I’ve mostly avoided taking a position on immigration legislation this summer. The main reason: I’ve got lots of views on immigration, but I’m not sure they add up to a coherent policy. But because Nick Gillespie called me “pro-immigration” in his article today, I feel like I should fess up to my views on the matter. And again, these views may contradict one another — at least they clash with one another.
Our government should generally let people enter this country: First, I’m libertarian, especially on the federal level. It’s generally wrong for government to infringe on people’s freedom, including their freedom of movement, including across borders. I think the obligation to let people into the country is heightened when they are poor people seeking more promising work.
Our government should not actively try to increase the labor supply: Business typically lobbies for more immigration because they want more labor. Especially in the low-skilled realm, this lobbying amounts to a desire for lower wages. I don’t think lowering wages is a legitimate role of government. Also policy to drive down working-class wages clashes with my populist sentiments.
Guest-worker programs are inherently exploitative: I’ve written about this a few times (here, here, and here). When a worker is allowed in the country solely to work a job, his employer is armed with the power of deportation. Also, I don’t like the idea of letting companies pay for labor by using a public resource: a green card.
Two-tier citizenship undermines societal cohesion: Many immigration proposals involve excluding some immigrants from privileges we provide to current citizens. This strikes me as unfair and dangerous, socially.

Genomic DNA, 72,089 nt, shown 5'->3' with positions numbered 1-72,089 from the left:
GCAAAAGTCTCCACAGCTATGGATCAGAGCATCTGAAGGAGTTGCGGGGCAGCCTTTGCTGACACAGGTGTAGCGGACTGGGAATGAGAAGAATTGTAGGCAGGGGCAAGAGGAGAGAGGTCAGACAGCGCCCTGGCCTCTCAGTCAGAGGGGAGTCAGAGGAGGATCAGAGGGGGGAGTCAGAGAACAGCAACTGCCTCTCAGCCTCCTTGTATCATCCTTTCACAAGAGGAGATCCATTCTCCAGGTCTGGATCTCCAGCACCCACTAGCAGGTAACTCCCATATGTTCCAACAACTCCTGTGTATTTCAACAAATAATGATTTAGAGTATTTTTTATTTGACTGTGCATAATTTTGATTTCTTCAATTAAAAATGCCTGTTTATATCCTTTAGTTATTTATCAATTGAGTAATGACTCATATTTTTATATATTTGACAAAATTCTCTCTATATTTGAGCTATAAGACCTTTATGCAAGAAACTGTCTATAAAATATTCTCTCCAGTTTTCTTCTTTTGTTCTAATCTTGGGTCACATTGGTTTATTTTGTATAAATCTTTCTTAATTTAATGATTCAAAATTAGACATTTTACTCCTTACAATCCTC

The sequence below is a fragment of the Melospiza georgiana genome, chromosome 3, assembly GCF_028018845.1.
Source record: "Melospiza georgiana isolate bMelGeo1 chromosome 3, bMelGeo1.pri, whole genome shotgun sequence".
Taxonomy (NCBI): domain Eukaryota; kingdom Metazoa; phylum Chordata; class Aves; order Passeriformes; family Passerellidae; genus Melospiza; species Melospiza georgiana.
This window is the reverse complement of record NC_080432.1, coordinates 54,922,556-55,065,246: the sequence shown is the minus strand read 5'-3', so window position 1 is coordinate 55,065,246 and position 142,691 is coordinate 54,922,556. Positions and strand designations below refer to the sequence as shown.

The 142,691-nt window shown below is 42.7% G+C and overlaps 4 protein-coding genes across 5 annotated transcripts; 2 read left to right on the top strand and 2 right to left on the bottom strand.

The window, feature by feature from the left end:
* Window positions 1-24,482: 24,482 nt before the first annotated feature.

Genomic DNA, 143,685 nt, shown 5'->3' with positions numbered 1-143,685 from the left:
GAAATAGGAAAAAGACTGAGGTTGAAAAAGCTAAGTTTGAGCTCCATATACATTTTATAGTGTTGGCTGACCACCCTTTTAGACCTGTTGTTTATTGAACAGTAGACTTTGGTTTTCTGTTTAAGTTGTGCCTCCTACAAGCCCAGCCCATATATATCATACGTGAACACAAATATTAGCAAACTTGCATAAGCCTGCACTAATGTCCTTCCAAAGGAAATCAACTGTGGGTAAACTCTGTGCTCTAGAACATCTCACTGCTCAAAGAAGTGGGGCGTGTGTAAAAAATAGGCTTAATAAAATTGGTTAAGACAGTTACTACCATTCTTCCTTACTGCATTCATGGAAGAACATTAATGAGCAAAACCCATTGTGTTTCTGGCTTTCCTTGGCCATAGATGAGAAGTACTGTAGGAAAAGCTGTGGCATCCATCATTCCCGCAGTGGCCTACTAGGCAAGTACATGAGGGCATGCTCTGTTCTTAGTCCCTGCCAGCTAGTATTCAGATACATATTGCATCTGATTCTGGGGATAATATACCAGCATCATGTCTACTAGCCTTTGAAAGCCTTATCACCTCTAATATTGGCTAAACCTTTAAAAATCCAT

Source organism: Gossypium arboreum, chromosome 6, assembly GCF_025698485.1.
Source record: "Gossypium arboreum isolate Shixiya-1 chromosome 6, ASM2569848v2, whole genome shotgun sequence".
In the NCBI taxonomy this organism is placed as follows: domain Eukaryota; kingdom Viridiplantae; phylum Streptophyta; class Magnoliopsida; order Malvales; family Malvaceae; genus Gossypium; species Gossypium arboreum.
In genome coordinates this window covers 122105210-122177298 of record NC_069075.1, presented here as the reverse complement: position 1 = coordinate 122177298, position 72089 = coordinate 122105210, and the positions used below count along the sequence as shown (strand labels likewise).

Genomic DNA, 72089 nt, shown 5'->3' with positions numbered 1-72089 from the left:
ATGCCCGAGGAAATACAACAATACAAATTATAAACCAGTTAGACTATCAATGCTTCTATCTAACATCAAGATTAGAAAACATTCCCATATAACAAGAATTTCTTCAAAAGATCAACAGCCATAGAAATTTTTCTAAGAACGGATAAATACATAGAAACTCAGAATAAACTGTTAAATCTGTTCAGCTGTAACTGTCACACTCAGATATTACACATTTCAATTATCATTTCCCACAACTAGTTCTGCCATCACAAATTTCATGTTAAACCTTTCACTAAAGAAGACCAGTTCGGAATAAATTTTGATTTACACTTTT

We should keep out murderers and terrorists: I’d rather police terrorism by figuring out who’s trying to come into our country than by spying on everyone who’s here. This will, unfortunately, create a bottleneck at the border.
Big spending on border control technology will probably be corporate welfare: Of course it will, and so it will be wasteful.
Assimilation is important: If an immigrant wants to stick around, she ought to become an American. That means pursuing citizenship, giving up her old citizenship, and learning English.
We can’t deport all 11 million illegals: Come on.
Illegal immigrants are, per se, lawbreakers, but not necessarily in a morally significant way: Entering the awesomest country in the world is a good desire to have. Our immigration system is screwed up. Breaking the law is generally bad, but sometimes caring for your family requires you to break screwed-up laws.
There we go. In case you cared.